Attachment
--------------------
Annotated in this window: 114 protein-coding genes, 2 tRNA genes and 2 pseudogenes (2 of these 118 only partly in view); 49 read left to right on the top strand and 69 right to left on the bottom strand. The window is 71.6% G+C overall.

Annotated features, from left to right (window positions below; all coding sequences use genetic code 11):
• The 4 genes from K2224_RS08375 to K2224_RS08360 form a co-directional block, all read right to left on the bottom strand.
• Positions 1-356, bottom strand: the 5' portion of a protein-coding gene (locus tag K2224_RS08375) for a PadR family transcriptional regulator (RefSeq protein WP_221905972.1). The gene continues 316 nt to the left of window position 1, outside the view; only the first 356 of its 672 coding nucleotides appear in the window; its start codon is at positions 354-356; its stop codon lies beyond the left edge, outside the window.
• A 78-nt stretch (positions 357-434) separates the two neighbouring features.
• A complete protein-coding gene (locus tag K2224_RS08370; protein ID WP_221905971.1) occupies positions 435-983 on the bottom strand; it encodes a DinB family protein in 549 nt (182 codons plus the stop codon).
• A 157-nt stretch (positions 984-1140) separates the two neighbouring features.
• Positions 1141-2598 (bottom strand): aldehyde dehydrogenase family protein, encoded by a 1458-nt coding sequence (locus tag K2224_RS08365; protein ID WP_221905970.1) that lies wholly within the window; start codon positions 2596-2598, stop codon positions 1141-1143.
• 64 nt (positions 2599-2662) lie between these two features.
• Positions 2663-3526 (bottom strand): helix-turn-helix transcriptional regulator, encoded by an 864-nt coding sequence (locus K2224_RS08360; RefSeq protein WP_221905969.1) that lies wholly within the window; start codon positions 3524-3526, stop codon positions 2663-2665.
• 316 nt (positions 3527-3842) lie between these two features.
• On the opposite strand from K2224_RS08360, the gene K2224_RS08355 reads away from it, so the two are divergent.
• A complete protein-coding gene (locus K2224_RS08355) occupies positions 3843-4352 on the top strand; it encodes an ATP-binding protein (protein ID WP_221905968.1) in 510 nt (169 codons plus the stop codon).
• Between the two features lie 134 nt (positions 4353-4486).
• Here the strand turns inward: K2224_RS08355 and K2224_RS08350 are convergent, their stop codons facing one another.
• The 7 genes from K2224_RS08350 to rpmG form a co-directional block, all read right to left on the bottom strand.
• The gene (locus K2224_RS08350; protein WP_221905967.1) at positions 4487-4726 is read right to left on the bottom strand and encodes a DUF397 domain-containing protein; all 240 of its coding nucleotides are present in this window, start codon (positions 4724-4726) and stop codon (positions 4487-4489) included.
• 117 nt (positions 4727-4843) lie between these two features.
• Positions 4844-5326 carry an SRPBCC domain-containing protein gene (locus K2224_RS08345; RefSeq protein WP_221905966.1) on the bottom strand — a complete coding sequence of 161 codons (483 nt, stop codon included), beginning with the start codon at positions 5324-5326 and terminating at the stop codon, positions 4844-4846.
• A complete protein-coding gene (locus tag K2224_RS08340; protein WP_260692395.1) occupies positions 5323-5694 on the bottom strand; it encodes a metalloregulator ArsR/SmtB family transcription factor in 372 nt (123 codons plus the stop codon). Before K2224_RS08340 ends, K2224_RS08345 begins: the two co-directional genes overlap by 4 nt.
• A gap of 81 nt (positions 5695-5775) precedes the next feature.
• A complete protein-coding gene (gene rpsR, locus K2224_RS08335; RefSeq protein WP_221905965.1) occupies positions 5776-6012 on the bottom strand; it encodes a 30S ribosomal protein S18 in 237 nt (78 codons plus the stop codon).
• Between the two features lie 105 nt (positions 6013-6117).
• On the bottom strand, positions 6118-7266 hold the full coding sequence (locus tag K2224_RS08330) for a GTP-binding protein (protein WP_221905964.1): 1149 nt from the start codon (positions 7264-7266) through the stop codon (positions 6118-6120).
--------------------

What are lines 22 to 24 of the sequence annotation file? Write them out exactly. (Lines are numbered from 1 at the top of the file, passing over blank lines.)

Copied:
• A complete protein-coding gene (gene rpsR, locus K2224_RS08335; RefSeq protein WP_221905965.1) occupies positions 5776-6012 on the bottom strand; it encodes a 30S ribosomal protein S18 in 237 nt (78 codons plus the stop codon).
• Between the two features lie 105 nt (positions 6013-6117).
• On the bottom strand, positions 6118-7266 hold the full coding sequence (locus tag K2224_RS08330) for a GTP-binding protein (protein WP_221905964.1): 1149 nt from the start codon (positions 7264-7266) through the stop codon (positions 6118-6120).